My first attempt at being part of a photography club was motivated by raw enthusiasm: I was boring the hell out of people who had to listen to my photography talk when clearly, they didn't care. I needed an audience that did, and who would talk back with passion. Then a couple of fellas sent an email to other employees of my company: "hey how about we create a photography club? let's meet and brainstorm". Yeah ! I'll go to that! So I enter the room, hands in my pocket and happy to talk about influences, composition, places where we could go to shoot landscapes etc. My first surprise came from the fact that a half of the attendees carried a fully loaded photography equipement bag; and those bags look ed heavy with tripods and strobes, the full package. And it's only guys. Are we going to shoot anything?  Is it the wrong room where they do a gay porn amateur casting?
15 minutes later my pants are still on, it appears it is the photography club room indeed. The hosts have kicked off the conversation by a rather normal "what do you expect from that club" but it's still going all over the place, little structure which it's understandable after a long day of work. Who wants another boring meeting. Then I asked 
-"hey what's with all the gear?". 
Boom baby! Bad idea... That's when I was made aware of the segmentation of this audience.

1. The dudes with the heavy bags. 
Those were craving for the "what's with the gear" question. They had from 5 to 15 G's worth of gear with them and oh boy did they want to show it off. It was a matter of social positioning, like in a high school reunion when you can't wait for someone to ask
-"so what do you do now?
-I'm riiiich I'm so fuckiinnnnng riiiicchhhhher than all of you!  Ok now I can go home, boy that feels good". Those guys rushed on their bag opening it proudly like they were making an offer to get the King's daughter's hand. Also they were looking at each other's bag to figure out who was the alpha, ready to throw a judgmental comment in a faked nice tone. Those guys had really funny combinations of gear: the starting point was usually a Canon 5D. Then, according to the rules of compensation, the 400mm huge white telezoom was the one piece to own. Shooting safaris? No no, but in a street they could point at stuff and say "look look how well I can see it". Also shooting a couple of homeless dudes without having to come too close. We never know, you could catch poverty. Also a couple of exotic lenses, like a 3000$ 6mm fisheye (???????). Those guys made their point, other guys in the rooms should look up to them.

"Hey man look at those nice pixels! wow nice dude, wait i'll go get a bigger lens in my Hummer" Apologies to those guys who might be actually shooting wildlife, but some meetings looked the same.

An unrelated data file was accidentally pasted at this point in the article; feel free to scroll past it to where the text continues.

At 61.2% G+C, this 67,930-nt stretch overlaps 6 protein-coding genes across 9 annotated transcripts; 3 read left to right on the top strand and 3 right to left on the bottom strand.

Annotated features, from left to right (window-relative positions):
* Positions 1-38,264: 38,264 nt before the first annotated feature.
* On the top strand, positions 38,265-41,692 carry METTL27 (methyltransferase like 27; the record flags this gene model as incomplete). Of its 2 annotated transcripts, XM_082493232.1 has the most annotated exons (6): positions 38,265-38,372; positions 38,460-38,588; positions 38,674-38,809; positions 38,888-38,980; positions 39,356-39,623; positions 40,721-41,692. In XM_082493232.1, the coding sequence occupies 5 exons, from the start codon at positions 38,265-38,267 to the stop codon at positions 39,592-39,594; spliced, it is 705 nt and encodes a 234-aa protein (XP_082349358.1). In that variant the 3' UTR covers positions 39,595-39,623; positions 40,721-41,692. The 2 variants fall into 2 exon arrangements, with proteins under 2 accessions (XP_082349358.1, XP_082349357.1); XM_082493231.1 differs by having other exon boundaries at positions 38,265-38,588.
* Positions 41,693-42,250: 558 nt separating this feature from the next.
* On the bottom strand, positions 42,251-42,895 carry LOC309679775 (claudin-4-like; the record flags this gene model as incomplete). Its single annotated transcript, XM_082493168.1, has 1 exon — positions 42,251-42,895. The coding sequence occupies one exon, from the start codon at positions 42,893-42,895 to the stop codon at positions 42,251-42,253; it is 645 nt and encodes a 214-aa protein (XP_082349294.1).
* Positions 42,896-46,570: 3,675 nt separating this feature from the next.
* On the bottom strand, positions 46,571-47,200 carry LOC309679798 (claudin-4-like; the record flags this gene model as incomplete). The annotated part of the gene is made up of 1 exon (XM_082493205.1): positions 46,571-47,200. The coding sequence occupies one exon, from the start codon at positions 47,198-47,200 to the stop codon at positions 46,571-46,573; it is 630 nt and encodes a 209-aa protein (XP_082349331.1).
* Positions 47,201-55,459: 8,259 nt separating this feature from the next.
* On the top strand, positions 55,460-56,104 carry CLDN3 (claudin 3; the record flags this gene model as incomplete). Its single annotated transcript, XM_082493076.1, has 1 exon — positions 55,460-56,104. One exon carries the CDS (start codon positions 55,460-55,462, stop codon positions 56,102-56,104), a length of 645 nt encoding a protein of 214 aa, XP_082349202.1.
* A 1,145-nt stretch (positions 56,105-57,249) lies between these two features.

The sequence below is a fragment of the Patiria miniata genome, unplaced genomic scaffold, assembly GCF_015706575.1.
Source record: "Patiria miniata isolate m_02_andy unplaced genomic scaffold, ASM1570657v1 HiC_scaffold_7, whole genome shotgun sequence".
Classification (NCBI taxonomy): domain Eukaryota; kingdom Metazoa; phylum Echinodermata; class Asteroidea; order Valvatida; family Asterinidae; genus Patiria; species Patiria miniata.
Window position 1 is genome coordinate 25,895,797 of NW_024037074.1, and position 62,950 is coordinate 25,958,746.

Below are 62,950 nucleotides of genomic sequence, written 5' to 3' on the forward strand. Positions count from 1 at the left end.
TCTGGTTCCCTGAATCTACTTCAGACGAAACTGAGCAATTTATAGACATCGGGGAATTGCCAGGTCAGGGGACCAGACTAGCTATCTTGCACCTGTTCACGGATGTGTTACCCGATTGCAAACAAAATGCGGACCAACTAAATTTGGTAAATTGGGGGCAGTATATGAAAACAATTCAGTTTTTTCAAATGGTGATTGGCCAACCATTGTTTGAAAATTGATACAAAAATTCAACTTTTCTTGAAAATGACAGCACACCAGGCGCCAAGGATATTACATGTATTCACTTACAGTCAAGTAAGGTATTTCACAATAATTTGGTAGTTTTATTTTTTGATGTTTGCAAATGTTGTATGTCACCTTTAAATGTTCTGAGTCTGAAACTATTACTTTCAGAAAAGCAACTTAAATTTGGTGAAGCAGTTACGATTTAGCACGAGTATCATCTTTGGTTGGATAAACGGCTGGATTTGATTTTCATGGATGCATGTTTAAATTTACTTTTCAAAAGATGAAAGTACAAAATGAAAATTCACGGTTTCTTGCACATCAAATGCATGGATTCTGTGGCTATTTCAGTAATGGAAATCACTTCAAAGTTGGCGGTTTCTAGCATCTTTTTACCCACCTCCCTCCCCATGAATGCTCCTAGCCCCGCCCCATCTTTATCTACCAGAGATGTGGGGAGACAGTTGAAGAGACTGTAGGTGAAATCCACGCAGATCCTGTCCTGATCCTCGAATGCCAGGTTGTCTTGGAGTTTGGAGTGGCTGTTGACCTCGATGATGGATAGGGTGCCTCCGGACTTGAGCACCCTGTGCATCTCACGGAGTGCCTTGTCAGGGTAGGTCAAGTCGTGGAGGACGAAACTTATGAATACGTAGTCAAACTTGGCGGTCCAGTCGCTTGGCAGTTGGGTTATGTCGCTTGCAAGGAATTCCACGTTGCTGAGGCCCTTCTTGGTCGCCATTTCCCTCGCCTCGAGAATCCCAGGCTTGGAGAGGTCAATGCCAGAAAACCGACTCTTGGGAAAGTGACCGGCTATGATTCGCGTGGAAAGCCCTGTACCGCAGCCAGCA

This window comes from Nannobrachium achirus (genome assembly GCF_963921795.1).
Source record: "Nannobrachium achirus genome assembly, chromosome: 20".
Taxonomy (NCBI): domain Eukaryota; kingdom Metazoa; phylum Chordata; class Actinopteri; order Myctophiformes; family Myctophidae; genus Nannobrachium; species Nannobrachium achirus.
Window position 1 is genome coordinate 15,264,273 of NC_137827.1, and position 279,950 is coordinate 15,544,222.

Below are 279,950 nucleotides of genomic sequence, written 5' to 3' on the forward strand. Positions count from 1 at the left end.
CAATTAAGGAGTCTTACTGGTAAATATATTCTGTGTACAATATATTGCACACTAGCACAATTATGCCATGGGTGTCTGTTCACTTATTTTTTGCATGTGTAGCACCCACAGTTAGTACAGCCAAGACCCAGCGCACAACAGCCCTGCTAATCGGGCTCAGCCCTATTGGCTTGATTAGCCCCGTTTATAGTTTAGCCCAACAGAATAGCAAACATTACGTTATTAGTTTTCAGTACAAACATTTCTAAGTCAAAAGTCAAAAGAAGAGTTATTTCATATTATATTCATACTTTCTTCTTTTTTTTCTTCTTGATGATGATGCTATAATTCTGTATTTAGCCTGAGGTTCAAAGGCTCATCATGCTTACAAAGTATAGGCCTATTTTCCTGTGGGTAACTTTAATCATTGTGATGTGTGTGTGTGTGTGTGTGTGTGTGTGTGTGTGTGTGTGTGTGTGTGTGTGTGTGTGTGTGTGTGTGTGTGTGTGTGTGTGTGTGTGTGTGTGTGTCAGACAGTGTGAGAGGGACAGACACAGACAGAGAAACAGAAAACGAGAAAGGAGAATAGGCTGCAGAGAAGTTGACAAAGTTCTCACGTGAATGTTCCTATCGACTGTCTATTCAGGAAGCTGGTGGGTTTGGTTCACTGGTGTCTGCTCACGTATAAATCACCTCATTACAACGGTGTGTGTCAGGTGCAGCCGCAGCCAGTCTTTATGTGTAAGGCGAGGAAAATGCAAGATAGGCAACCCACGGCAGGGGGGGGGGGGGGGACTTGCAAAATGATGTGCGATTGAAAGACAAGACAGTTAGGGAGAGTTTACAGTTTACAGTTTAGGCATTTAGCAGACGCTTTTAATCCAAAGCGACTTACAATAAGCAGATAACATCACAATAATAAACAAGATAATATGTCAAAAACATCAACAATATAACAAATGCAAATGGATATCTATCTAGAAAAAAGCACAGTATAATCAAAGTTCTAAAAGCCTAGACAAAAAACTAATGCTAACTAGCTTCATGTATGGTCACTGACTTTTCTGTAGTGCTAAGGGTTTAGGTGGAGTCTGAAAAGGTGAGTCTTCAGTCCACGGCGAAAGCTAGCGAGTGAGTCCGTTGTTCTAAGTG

2. The complete beginners. 
Coming to learn out of others, with a large range of motivations behind them. From the ones trying to understand the gear they got, to the ones with no gear but who just really enjoy a photo exhibit and would like to give it a go. Half those guys entered worship mode when the first category above mentioned opened their bags of candy. The other half was like "oh come on, you guys can compare your dicks in the other room where the gay casting is". 

3. The in-betweeners
Those with a decent camera but too ashamed to show it  in public. Those where the ones who could clearly feel their limitations and they came here to learn. I'm not saying they were limited talent wise. They might have just lacked motivation, opportunities to shoot, skills on how to use their gear, etc. A large chunk of those guys unfortunately believed that they were mostly limited by the fact that they needed the gear displayed by the show offs. Hence they became the main audience of those guys.
-"Oh it's a 5Dmk XXIV with a 970mm f0.015 lens ! Can I touch? Does it take nice pictures?".
Oh now the lens takes the pictures? That's new. In that case I'll just tell my camera to go shoot stuff and I'll  stay home to play Borderland 2. The problem is that this specific segment of the audience still has a chance to be educated into paying attention to the right stuff: composition, exposure, framing, getting inspired by great photographs, etc. But no matter how you put it, the gear conversation seems more interesting. I assume that's because there is no uncertainty: if you pay, you get it. It's not like being inspired or talented. And even when you are, it doesn't mean you're going to pull a good shot anyway. Doisneau used to say "If I knew the recipe for a good picture, I'd only take good pictures!"

   Anyway, after 15 mins of peni... photo equipment show and tell, some one reframed the conversation. 
-"Ok we get it, you guys want to be able to have gear try outs, check. What else?" 
At this moment, my naive sense of hope leads me to think that the conversation on great reporters of the 60ies will start, that we'll speak of the parallels in composition between painting and photography -I exaggerate a little here to sound arty and intellectual- that finally it'll be about pictures. Oh wait, some guy wants to project on the big screen ! Yes we're about to see a picture. Screen turns on...aaaaand...vomit.

I am now facing a 2 by 3 meters horrible piece of HDR pushed so hard that it seems like cell shading in a video game.  Then the question falls: 
-"I want to learn how to do that". 
Yeah. Right. "What's your favorite Twilight movie" would have been a more appropriate question, and probably somehow more related to photography. I look at the audience, for the first sign of hostility. That guy definitely fits  the rules of engagement, somebody open fire please ! 
-"Oh yes me too actually". 

Damnit, this is a lost cause, it's like trying to explain a Justin Bieber audience why Tchaikovsky is awesome (here I am also showing off, coz truthfully by I've been taken to my first opera last week,  Iolanta by tchaikovsky, great stuff).